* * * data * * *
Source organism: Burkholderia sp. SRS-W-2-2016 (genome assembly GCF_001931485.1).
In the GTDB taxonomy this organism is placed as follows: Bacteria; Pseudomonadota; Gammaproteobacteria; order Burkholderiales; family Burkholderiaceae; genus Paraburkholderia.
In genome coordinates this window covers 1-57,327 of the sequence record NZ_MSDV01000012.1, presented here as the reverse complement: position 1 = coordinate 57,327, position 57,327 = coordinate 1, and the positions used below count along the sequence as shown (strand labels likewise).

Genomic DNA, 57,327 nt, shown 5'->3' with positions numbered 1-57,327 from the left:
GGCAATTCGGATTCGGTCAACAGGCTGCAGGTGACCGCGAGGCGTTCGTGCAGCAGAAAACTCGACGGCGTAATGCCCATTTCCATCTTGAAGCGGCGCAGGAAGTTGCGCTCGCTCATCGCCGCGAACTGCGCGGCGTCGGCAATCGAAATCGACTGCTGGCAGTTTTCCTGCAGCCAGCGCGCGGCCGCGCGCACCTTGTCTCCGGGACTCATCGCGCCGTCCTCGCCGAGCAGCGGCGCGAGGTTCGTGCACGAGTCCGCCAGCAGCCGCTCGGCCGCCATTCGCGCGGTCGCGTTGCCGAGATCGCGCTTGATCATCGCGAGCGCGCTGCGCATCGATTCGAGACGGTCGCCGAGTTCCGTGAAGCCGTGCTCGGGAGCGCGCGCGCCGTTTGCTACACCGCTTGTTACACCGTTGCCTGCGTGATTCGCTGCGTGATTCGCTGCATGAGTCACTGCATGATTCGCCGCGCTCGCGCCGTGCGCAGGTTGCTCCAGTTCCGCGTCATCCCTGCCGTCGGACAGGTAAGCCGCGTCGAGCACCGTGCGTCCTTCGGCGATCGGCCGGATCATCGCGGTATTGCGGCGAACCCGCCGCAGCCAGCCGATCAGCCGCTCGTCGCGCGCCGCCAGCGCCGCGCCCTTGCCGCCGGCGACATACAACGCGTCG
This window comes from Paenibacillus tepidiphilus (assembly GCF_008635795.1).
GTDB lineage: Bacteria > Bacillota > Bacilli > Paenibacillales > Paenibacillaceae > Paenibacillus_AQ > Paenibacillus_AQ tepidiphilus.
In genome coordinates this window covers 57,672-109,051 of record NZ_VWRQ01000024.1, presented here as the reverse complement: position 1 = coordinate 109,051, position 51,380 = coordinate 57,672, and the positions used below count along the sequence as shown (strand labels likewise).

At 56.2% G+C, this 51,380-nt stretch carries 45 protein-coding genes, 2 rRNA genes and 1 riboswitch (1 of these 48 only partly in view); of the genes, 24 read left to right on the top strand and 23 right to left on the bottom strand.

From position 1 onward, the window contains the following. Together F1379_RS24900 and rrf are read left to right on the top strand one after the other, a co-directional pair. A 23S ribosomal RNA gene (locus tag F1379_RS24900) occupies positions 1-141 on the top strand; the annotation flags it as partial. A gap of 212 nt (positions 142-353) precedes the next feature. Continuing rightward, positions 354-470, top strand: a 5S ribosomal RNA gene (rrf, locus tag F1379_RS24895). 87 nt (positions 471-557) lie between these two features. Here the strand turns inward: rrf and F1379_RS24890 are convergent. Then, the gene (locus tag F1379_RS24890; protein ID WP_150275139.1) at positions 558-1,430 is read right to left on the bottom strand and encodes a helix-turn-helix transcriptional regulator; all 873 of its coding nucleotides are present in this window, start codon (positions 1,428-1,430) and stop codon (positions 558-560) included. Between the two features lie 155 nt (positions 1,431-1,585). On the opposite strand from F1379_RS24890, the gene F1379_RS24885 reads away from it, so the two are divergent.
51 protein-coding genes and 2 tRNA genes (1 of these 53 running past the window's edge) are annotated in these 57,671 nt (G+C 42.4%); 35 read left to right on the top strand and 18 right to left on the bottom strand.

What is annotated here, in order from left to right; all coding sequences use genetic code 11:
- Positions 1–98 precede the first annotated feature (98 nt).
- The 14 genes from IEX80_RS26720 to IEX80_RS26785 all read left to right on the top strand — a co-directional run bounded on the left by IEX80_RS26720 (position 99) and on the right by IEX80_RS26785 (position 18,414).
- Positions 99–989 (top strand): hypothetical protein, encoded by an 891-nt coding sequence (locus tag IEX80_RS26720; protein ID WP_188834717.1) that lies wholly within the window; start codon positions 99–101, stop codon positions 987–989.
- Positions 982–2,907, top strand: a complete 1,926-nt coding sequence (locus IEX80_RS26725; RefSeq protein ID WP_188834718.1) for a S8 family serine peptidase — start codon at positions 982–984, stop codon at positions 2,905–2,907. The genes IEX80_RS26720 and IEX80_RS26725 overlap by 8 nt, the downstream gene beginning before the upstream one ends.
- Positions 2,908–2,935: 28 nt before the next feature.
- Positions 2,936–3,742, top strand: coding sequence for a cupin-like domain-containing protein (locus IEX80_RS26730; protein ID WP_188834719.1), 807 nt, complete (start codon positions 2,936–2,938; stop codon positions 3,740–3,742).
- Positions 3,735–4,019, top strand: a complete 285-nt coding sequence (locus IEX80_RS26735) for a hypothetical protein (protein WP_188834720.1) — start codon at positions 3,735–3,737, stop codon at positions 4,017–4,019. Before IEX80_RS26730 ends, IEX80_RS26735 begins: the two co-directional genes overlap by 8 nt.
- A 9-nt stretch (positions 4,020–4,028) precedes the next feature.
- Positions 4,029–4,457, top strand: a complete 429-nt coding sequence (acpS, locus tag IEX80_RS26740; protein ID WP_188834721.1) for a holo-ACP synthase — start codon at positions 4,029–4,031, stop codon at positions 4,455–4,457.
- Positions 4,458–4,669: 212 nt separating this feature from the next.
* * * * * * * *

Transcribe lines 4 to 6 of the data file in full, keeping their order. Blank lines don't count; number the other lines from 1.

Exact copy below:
Genomic DNA, 57,327 nt, shown 5'->3' with positions numbered 1-57,327 from the left:
GGCAATTCGGATTCGGTCAACAGGCTGCAGGTGACCGCGAGGCGTTCGTGCAGCAGAAAACTCGACGGCGTAATGCCCATTTCCATCTTGAAGCGGCGCAGGAAGTTGCGCTCGCTCATCGCCGCGAACTGCGCGGCGTCGGCAATCGAAATCGACTGCTGGCAGTTTTCCTGCAGCCAGCGCGCGGCCGCGCGCACCTTGTCTCCGGGACTCATCGCGCCGTCCTCGCCGAGCAGCGGCGCGAGGTTCGTGCACGAGTCCGCCAGCAGCCGCTCGGCCGCCATTCGCGCGGTCGCGTTGCCGAGATCGCGCTTGATCATCGCGAGCGCGCTGCGCATCGATTCGAGACGGTCGCCGAGTTCCGTGAAGCCGTGCTCGGGAGCGCGCGCGCCGTTTGCTACACCGCTTGTTACACCGTTGCCTGCGTGATTCGCTGCGTGATTCGCTGCATGAGTCACTGCATGATTCGCCGCGCTCGCGCCGTGCGCAGGTTGCTCCAGTTCCGCGTCATCCCTGCCGTCGGACAGGTAAGCCGCGTCGAGCACCGTGCGTCCTTCGGCGATCGGCCGGATCATCGCGGTATTGCGGCGAACCCGCCGCAGCCAGCCGATCAGCCGCTCGTCGCGCGCCGCCAGCGCCGCGCCCTTGCCGCCGGCGACATACAACGCGTCG
This window comes from Paenibacillus tepidiphilus (assembly GCF_008635795.1).